Gastric Emptying of Tablets and Granules in Humans, Dogs, Pigs, and Stomach-Emptying-Controlled Rabbits NOBUOAOYAGI“, HIROYASU OGATA*,NAHOKO KANIWA*, MITSURU UCHIYAMA*, YUKIO YASUDA~,AND YOSHIKUNI TANIOKA~ Received November 13, 1991 from the ‘Nafional Institute of Hygienic Sciences, 7-78-7 Kamiyoga, Sefagaya-ku, Tokyo 7 5 8 , Japan, the *Meii College of Pharmacy, 7-22-7 Yato-cho, Tanashi-shi, Tokyo 788, Japan, and. the SCenfral Insfitufe of Experimenfal Animals, 7480 Nogawa, Accepted for publication March 30,1992. Takafsu-ku, Kawasaki-shi, Kanagawa 273, Japan. Abstract Rates of gastric emptying of nondgestible tablets and granules in humans were compared with those in three animal models: dogs, minipigs, and stomach-emptying-controlledrabbits. The rates of gastric emptying of both dosage forms in dogs tended to be faster than or similar to those in humans, whereas the rates in pigs were slower. In stomach-emptying-controlled rabbits, no tablets were emptied from the stomach because of their large size. The rate of gastric emptying of granules in rabbits was slow and variable. Fooddelayed gastric emptymg in dogs, especially for tablets. In rabbits, the rate of gastric emptying of granules was faster when the granules were given before feeding, in comparison with that after feeding or under fasting conditions. We concluded that the dog is a better animal model for bioavailabilitystudies under fasting conditions than the pig and the rabbit.
Bioavailabilities of drug formulations for human use are often estimated in animals, because of the ethical and economic difficultiesof human studies. Dogs are extensively used as an animal model, but the in vivo data for oral dosage forms in dogs are often not comparable with those in humans.1-4 Satisfactory results have also not been obtained in minipigs5 and stomach-emptying-controlled rabbits6 with griseofulvin tablets. The discrepancies in bioavailabilities between humans and animals are basically caused by differences in gastrointestinal physiology. Among various physiological factors, gastric emptying is one of the key factors affecting dissolution and absorption of oral drugs. Our previous studies of griseofulvin tablets suggested fast gastric emptying in dogs,134 slow emptying in minipigs: and variable gastric emptying in stomach-emptying-controlled rabbits.6 To avoid the misinterpretation of animal data, the differences in gastric emptying between humans and animals should be understood. However, such differenceshave not been clarified well, despite several studies comparing gastric emptying for humans and dogs.7.8 The present study was conducted to clarify the differences in gastric emptying between humans and animals by use of nondigestible tablets and granules. As animal models, dogs, minipigs, and stomach-emptying-controlled rabbits were used. These animals were chosen, because dogs are widely used for bioavailability studies, minipigs are considered similar in physiology to humans,9 and stomach-emptyingcontrolled rabbits are reported to show improved gastric emptying.lc”n The effects of food on gastric emptying in dogs and rabbits were also investigated.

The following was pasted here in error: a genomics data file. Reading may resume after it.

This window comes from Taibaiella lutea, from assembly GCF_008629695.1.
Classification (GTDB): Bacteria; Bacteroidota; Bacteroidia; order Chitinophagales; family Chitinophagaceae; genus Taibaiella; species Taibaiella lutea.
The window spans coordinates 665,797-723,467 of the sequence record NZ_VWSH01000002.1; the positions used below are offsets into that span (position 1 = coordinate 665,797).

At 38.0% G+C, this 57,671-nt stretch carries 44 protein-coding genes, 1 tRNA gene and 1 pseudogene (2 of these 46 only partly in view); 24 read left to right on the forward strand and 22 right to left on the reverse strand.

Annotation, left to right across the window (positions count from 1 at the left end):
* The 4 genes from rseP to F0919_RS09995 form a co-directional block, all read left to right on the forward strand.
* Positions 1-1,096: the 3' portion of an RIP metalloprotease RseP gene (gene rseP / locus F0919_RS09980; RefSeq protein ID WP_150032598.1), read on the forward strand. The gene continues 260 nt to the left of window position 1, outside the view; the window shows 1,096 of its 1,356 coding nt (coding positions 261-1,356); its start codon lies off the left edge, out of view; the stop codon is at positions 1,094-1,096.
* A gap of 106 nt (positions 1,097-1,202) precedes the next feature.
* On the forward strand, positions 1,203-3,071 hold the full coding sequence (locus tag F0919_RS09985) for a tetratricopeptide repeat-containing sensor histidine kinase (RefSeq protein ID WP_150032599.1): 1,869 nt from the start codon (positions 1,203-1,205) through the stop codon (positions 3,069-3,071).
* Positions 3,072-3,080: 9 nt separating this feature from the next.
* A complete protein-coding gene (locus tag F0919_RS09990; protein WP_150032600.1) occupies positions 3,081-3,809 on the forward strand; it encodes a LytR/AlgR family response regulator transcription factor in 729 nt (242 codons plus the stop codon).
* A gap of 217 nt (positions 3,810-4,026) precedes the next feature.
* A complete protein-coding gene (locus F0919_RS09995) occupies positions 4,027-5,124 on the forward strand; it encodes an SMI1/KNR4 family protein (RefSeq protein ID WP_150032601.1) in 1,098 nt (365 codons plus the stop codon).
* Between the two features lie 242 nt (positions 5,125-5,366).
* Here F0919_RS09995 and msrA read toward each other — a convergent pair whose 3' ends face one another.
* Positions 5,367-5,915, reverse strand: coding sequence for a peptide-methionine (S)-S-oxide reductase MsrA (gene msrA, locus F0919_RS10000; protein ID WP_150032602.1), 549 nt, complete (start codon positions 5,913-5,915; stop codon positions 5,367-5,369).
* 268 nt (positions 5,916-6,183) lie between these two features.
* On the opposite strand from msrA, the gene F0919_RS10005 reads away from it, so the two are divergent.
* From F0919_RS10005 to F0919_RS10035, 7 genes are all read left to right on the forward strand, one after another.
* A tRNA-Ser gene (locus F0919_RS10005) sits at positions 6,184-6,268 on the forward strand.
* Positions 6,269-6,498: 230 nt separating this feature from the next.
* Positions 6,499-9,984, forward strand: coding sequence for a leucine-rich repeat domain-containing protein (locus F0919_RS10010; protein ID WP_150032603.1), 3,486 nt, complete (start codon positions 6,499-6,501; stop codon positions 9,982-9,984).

Experimental Section Preparations-Four preparations were used in this study: two kinds of spherical tablet, containing 250 mg of aspirin and 5.7% (wlw) barium sulfate, and two kinds of cylindrical granule, containing 50% (w/w) aspirin and 318 (w/w) barium sulfate. The tablet and granule forms of aspirin are commercially marketed by Shionogi Pharma1170 I Journal of Phannaceufical Sciences Vol. 87, No. 12, December 7992
ceutical Co. Ltd.(Osaka,Japan) as EA Tablet Shionogi and Minimax, respectively. All of the preparations were enteric coated, except for the barium sulfate granule, which was coated with ethyl cellulose. The sizes and densities of these formulations are shown in Table I. Humans and Animals-Healthy, male human volunteers (n = 12) ranging from 22 to 54 years of age (mean, 31 years) participated in the study with written informed consent. Male beagle dogs (9-13kg), female a t t i n g e n minipigs (16-25 kg), and male albino rabbits (2.54.5kg) were used. Stomach-emptying-controlled rabbits were prepared as described by Maeda et a1.12 f i r gastric lavage 2 days before dosing, the rabbits with a cangue were fed 200 g of a special soft diet prepared to contain two parts solid diet CR-S(Nihon Clea Co. Ltd.,Tokyo, Japan) and three p a w water. Gastric Emptying of Aspirin Tablets and G r a n u l e g O n e tablet (250mg) of aspirin was administered to humans (n = 121,dogs (n = 12),minipigs (n = 5),and stomachemptyingcontrolled rabbits (n = 8)after an overnight fast, together with 200,50,100, and 10 ml of water, respectively. For the granule study, a 200-mg granule containing 100 mg of aspirin was administered to dogs (n = 6) and humans (n = 5) aged 22-35 years (mean, 29 years), and a 150-mg granule containing 75 mg of aspirin was given to minipigs (n = 5)and stomach-emptyingcontmlled rabbits (n = 8). The pigs and rabbits administered the granules were the same animals that were given the tablets, and a 1-week interval was allowed between administrations. The pigs and rabbits were also given a commercial plain tablet of 500 mg of aspirin (Bayer Aspirin, Bayer AG, Osaka, Japan) to determine the rate of elimination of salicylic acid. All human subjects were prohibited from taking food until 4 h after dosing. No food was given to dogs or pigs until the end of the test, but 50 g of the special soft diet was given to the rabbits just after dosing, as in previous bioavailability studies.6-10Blood samples from the animals and urine samples from the human subjects were taken at different times for up to 24 h, and the plasma, serum, and urine samples were stored frozen until assay. All salicylates excreted in human urine were determined colorimetrically.~~ Concentrations of salicylic acid in plasma of dogs were determined by HPLC, as described previously8 with an octadecylsilane column (TSK GEL LS-410;5 pm; Tosoh Co. Ltd., Tokyo, Japan). Concentrations of salicylic acid in serum of pigs and rabbits were determined fluorometrically.~4The differences in gastric emptying rates among species were estimated from the difference in the observed lag time and time to the peak concentration in blood or urinary excretion rate-time curves for salicylic acid. Table Cslzes and Densltles of Tablets and Granulw of Asplrln and Barlum Sulfate Formulation Diameter